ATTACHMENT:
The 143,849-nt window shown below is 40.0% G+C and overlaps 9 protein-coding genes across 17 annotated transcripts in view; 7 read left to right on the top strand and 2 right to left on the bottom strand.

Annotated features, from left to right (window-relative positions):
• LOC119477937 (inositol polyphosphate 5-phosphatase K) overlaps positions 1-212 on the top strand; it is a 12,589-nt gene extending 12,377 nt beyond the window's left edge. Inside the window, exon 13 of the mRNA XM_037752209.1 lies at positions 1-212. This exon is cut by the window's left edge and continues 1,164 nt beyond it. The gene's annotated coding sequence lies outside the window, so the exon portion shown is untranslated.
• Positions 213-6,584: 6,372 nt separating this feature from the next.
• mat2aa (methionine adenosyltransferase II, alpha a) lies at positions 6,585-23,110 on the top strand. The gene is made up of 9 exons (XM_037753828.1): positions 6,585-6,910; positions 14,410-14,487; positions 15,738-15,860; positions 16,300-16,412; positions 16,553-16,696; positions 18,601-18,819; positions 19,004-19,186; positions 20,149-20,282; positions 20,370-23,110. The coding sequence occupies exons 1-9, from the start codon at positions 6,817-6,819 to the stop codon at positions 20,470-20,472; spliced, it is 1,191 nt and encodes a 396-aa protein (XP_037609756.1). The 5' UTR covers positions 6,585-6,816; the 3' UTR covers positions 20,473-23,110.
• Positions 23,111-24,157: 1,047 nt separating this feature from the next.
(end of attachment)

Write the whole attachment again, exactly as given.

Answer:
The 143,849-nt window shown below is 40.0% G+C and overlaps 9 protein-coding genes across 17 annotated transcripts in view; 7 read left to right on the top strand and 2 right to left on the bottom strand.

Annotated features, from left to right (window-relative positions):
• LOC119477937 (inositol polyphosphate 5-phosphatase K) overlaps positions 1-212 on the top strand; it is a 12,589-nt gene extending 12,377 nt beyond the window's left edge. Inside the window, exon 13 of the mRNA XM_037752209.1 lies at positions 1-212. This exon is cut by the window's left edge and continues 1,164 nt beyond it. The gene's annotated coding sequence lies outside the window, so the exon portion shown is untranslated.
• Positions 213-6,584: 6,372 nt separating this feature from the next.
• mat2aa (methionine adenosyltransferase II, alpha a) lies at positions 6,585-23,110 on the top strand. The gene is made up of 9 exons (XM_037753828.1): positions 6,585-6,910; positions 14,410-14,487; positions 15,738-15,860; positions 16,300-16,412; positions 16,553-16,696; positions 18,601-18,819; positions 19,004-19,186; positions 20,149-20,282; positions 20,370-23,110. The coding sequence occupies exons 1-9, from the start codon at positions 6,817-6,819 to the stop codon at positions 20,470-20,472; spliced, it is 1,191 nt and encodes a 396-aa protein (XP_037609756.1). The 5' UTR covers positions 6,585-6,816; the 3' UTR covers positions 20,473-23,110.
• Positions 23,111-24,157: 1,047 nt separating this feature from the next.